Neither the borrower nor the lender is obliged to proceed with the deed in lieu of foreclosure until a final agreement is reached.
How Does a Deed in Lieu Of Foreclosure Affect the Borrower's Credit?
Most lenders report a deed in lieu of foreclosure as a foreclosure, so the credit scores will carry the same serious effect as if it were an actual foreclosure. However, borrowers can negotiate with the lender to report it differently in return for turning over the deed and avoiding foreclosure costs.
Many lenders will say that they cannot change the reporting status, but as you now realize, they can. Here are the credit reporting options in preferred order:
Paid As Agreed - Credit scores will have already dropped over 100 points due to default in payments; however, if reported as Paid As Agreed, the borrower will be able to purchase another home in a shorter time period.
Paid Settlement - Credit scores could drop up to 100 points in addition to the points already lost for delinquent payments.
Foreclosure - See above.
How Long Before You Can Buy Another Home After Deed In Lieu Of Foreclosure
The current guidelines from Fannie Mae & Freddie Mac state that the waiting period for a Deed in Lieu of Foreclosure is 4 years from the date the proceeding is completed.
If there are extenuating circumstances that caused the borrower to have to enter into a Deed In Lieu of Foreclosure proceeding, the waiting period is 2 years from the date the proceeding is completed.
Short Sale (aka: Pre-Foreclosure Sale)
In real estate, a short sale is when a bank or mortgage lender agrees to discount a loan balance due to an economic hardship on the part of the homeowner. The homeowner sells the mortgaged property for less than the outstanding balance of the loan, and turns over the proceeds of the sale to the lender in full satisfaction of the debt. In such instances, the lender would have the right to approve or disapprove of a proposed sale.
Extenuating circumstances influence whether or not banks will discount a loan balance. These circumstances are usually related to the current real estate market climate and the individual borrower's financial situation.
A short sale is typically executed to prevent a home foreclosure. Lenders often choose to allow a short sale if they believe that it will result in a smaller financial loss than foreclosing. For the homeowner, the advantages include avoidance of having a foreclosure on their credit history. Additionally, a short sale is typically faster and less expensive than a foreclosure.
How Does Short Sale Affect the Borrower's Credit?
The short sales that I have seen on credit reports have appeared as "Paid Settlements" on a mortgage account. In the wake of the current mortgage crisis, short sales are becoming extremely common, but legislation has not caught up with the tidal wave and there is no law on the books relating to them to date. As a result, there is an opportunity for the borrower to negotiate credit reporting with the lender. I've seen several successful negotiations, so be sure to let your borrower know that it is possible.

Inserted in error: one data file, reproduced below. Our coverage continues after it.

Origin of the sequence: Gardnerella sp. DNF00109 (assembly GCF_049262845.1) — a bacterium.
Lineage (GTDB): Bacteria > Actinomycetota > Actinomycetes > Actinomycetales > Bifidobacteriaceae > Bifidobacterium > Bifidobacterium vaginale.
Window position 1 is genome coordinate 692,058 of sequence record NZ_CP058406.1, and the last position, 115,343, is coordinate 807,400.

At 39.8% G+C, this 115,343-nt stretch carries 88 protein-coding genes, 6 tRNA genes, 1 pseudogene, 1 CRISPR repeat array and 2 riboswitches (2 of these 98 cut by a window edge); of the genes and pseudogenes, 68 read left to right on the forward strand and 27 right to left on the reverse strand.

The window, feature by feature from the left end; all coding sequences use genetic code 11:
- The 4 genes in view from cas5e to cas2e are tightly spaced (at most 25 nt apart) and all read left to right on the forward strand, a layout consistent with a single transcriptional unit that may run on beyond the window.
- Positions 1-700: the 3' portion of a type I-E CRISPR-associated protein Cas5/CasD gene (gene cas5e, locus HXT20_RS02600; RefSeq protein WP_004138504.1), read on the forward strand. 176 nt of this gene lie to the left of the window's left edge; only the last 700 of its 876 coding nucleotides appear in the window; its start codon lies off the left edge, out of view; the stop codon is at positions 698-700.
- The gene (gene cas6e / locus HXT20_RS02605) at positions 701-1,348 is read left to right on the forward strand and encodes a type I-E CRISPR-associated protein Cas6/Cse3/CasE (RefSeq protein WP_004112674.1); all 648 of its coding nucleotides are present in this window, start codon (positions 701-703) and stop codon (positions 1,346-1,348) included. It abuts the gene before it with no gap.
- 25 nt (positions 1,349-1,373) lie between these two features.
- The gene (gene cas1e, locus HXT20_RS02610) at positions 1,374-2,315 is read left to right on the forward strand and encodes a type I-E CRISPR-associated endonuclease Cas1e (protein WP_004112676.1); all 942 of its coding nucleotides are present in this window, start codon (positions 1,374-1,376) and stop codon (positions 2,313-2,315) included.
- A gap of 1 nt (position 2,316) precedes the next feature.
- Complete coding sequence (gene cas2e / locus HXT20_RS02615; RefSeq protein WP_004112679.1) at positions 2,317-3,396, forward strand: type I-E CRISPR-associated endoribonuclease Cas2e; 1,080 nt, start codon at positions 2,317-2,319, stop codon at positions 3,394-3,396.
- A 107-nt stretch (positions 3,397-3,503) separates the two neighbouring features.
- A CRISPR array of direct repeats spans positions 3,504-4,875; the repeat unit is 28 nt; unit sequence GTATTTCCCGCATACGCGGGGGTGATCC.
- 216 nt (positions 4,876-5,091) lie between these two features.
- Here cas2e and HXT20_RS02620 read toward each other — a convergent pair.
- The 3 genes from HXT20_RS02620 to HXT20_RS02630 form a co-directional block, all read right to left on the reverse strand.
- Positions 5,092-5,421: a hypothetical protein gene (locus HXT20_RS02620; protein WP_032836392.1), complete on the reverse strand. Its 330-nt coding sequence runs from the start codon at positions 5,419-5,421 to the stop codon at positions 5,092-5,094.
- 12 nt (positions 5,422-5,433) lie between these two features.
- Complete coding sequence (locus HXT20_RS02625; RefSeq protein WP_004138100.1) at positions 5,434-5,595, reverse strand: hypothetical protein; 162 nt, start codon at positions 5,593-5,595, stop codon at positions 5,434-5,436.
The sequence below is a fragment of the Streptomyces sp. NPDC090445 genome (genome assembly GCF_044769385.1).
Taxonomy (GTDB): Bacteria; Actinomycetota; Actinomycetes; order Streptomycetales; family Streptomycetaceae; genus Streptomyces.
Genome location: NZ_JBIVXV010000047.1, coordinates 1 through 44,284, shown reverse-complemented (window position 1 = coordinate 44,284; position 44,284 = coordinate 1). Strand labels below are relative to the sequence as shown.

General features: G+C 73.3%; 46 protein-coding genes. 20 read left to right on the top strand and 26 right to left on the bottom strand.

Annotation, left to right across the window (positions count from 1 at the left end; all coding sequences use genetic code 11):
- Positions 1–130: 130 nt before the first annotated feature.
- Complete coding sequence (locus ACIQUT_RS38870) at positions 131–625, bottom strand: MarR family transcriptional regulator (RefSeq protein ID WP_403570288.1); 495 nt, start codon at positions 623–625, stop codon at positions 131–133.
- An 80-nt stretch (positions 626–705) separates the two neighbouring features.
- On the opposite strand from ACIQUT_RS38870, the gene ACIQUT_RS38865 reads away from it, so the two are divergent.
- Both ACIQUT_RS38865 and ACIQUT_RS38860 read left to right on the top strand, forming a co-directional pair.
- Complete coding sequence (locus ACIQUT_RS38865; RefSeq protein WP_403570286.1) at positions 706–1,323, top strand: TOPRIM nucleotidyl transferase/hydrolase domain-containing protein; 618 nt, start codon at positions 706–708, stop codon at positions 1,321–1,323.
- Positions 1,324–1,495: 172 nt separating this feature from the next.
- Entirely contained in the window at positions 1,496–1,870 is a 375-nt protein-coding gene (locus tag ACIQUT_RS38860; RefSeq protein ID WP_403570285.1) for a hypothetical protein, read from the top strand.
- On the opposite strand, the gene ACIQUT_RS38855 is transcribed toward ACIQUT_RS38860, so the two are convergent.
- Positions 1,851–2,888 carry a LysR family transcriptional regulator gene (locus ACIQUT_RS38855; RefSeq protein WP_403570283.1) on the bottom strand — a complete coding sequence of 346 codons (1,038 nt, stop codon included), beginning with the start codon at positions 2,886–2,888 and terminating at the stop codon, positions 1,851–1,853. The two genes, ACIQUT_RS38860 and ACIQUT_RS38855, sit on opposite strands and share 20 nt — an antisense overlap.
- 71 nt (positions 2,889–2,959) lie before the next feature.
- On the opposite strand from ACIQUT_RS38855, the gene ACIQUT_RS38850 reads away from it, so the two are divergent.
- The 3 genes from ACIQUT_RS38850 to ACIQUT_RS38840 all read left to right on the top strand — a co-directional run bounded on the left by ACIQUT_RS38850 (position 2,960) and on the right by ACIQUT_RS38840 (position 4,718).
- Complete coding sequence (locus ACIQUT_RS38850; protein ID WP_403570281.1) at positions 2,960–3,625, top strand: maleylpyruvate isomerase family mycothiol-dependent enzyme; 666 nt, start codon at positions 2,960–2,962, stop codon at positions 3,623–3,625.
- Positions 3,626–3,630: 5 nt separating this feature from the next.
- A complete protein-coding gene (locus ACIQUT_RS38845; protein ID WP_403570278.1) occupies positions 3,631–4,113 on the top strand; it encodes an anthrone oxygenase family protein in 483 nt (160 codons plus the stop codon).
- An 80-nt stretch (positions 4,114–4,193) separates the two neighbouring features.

A short sale proves that the borrower is exhausting every effort to pay the loan. The borrower has willingly committed to taking on months of emotional and physical stress in a good-faith effort to sell the property to maintain a good relationship with that lender. Most likely, the reason they can't afford their current mortgage is because they were in an adjustable product and their mortgage payment has doubled. That doesn't mean that they can't afford a different loan program with a lower payment. There is no incentive for lenders to NOT negotiate with the borrower on how the item is reported to the bureaus. All they would be doing is cutting off a pretty substantial future income stream if they put these types of borrowers out of the market for two years. In that light, negotiation for a non-report on short sales is well worth it.
Here are the credit reporting options in preferred order:
Paid As Agreed or Paid - Won't hurt the score at all as long as the borrower has kept payments current.
Unrated - May drop a few points.
Paid Settlement - Credit scores will drop 50-150 points.
If reported as a paid settlement, the item will remain on the credit report for 7½ years from the date of the first late pay that led to the paid settlement.
How Long Before You Can Buy Another Home After A Short Sale?
The current guidelines from Fannie Mae & Freddie Mac state that the waiting period for a Short Sale is 2 years from the date the Short Sale proceeding is completed There is no exception for extenuating circumstances.
The Mortgage Forgiveness Debt Relief Act Of 2007
When the lender decides to forgive all or a portion of the debt and accept less, the forgiven amount is considered as income for the borrower; leaving it open to be taxed. However, The Mortgage Forgiveness Debt Relief Act of 2007 contains amendments to remove such tax liability, allowing the borrower and lender to work together to find a solution beneficial to both parties.
A loan modification is when the lender agrees to modify a part or all of the terms of the original mortgage loan agreement. This existing note is modified and remains in place. Changes to the agreement can include: extending the term of the loan, changing the monthly payments, and changing the interest rate to make the loan more affordable and to help the homeowner avoid foreclosure or bankruptcy.
Loan modifications have become extremely common. So much so that a backlog of cases has forced lenders to prioritize their caseloads. This largely means that many homeowners are being forced into default to get their attention. This is unfortunate, because one 30-day late pay can cause a 50-80 point drop in credit scores. The good news is that borrowers who choose this option vs. foreclosure or bankruptcy, show that they are exhausting every effort to pay the loan, and the effort will show in your credit scores and history.
How Does A Loan Modification Affect the Borrower's Credit?